A 2021 study found that children with a family history of diabetes have higher fasting insulin rates than children without a family history. This suggests they need more insulin to process their blood sugar, which can lead to diabetes.
Older adults are at higher risk than younger people for experiencing diabetes. An older person's pancreas does not function as well, and their cells do not respond to insulin as often. BIPOC children are also at higher risk than white children.
Ways to Avoid Diabetes
Diabetes prevention requires a few different steps. Have a conversation with your child about diabetes in kids so they understand what they need to do as they grow up. Inform yourself about your family history so you can understand if your child is at higher risk.
Develop a Low-Sugar Diet for Kids
A low-sugar diet is not restrictive. A child can eat whole grains instead of processed ones. You can find whole wheat bread and pasta in most grocery stores, and your child can try brown rice and popcorn.
Your child can increase their protein consumption, but they should try to eat healthy proteins. Nuts and green vegetables are rich in healthy fats, including omega-3 fatty acids. Your child can also try seafood and white meat.
The bulk of your child's meals should center around fruits and vegetables. They can eat salads, stir-frys, and vegetarian pizzas.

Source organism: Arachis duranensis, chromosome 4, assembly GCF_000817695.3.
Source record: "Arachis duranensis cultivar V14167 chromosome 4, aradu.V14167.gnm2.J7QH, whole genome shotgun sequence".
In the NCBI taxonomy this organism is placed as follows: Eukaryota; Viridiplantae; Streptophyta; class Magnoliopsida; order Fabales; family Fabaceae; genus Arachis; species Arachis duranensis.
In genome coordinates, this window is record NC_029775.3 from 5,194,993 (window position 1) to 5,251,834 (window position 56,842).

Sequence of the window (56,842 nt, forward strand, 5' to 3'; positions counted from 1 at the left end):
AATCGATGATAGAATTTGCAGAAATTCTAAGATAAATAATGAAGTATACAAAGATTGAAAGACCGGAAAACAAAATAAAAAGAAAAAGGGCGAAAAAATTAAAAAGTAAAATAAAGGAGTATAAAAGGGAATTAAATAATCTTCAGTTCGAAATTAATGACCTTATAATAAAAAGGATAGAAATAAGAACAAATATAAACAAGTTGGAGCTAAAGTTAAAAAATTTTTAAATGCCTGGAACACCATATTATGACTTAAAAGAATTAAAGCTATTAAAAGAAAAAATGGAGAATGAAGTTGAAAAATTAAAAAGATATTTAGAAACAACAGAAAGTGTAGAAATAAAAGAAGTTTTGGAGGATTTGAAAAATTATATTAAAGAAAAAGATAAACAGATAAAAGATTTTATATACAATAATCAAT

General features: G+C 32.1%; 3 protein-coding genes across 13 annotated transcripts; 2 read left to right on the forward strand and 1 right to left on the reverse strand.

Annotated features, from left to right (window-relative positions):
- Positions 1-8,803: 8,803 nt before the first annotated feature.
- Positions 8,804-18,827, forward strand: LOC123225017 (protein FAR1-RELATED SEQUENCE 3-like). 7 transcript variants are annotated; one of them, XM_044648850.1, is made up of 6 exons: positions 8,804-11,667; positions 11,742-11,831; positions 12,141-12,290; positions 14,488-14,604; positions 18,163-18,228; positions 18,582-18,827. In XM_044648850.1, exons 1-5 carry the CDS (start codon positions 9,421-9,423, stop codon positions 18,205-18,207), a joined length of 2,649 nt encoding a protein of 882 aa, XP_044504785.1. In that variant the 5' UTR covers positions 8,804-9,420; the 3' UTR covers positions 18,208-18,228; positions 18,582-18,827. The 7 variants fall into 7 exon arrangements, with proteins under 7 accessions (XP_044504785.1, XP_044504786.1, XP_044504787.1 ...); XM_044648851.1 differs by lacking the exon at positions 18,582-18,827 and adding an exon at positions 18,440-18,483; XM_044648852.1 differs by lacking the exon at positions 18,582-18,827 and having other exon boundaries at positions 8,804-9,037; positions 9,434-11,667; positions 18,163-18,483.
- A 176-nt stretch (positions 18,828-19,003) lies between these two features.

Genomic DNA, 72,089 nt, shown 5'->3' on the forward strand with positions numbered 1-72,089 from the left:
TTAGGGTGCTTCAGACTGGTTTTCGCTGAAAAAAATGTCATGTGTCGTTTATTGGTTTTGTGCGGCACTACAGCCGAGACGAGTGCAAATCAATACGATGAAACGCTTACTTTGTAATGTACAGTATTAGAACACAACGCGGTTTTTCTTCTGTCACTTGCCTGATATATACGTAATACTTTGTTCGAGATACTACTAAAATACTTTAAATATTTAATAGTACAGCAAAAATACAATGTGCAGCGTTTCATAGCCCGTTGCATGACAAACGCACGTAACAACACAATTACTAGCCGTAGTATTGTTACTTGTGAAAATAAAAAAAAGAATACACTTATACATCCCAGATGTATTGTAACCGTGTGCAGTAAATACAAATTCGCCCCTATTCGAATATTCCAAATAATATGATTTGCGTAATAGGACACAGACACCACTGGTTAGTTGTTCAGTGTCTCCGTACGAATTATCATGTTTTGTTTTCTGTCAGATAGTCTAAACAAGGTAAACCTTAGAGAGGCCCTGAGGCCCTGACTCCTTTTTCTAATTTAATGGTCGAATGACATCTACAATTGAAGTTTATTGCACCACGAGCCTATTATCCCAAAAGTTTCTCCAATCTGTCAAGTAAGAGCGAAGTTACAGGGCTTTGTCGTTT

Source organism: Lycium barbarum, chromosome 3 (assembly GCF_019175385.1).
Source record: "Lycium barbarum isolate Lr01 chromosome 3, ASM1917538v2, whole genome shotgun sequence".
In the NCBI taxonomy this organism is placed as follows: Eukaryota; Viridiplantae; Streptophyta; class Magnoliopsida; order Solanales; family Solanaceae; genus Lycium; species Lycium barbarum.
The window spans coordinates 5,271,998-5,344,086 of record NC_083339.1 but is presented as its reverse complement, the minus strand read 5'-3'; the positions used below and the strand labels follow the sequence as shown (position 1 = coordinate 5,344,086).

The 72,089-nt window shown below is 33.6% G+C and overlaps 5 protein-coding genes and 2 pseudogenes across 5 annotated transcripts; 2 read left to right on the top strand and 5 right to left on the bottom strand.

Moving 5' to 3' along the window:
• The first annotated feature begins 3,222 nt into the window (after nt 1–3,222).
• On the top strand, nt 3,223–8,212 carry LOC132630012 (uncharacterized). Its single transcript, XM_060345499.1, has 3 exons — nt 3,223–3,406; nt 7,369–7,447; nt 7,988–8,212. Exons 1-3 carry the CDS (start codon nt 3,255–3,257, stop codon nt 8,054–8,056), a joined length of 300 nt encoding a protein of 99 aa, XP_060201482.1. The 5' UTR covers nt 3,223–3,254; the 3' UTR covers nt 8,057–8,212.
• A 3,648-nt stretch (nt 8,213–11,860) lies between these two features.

If you're worried about natural sugars, you can limit your child's consumption of very sweet fruits. They can avoid oranges, dates, and dried fruit.
You should follow a guide to low-sugar diet plans so you can plan your child's meals in advance. Read food labels before you buy food, and prepare dishes that you and your child will enjoy. Feel free to experiment with different dishes, especially during the weekends when you have time to cook.
In addition to changing what your child eats, you should help them change how they eat. If they eat too much food, they will gain weight.
You can help your child build healthy eating habits by modeling healthy eating practices. You can demonstrate mindful eating in front of them by eating slowly and cutting your food. You should let them choose between healthy options and help with meal preparation.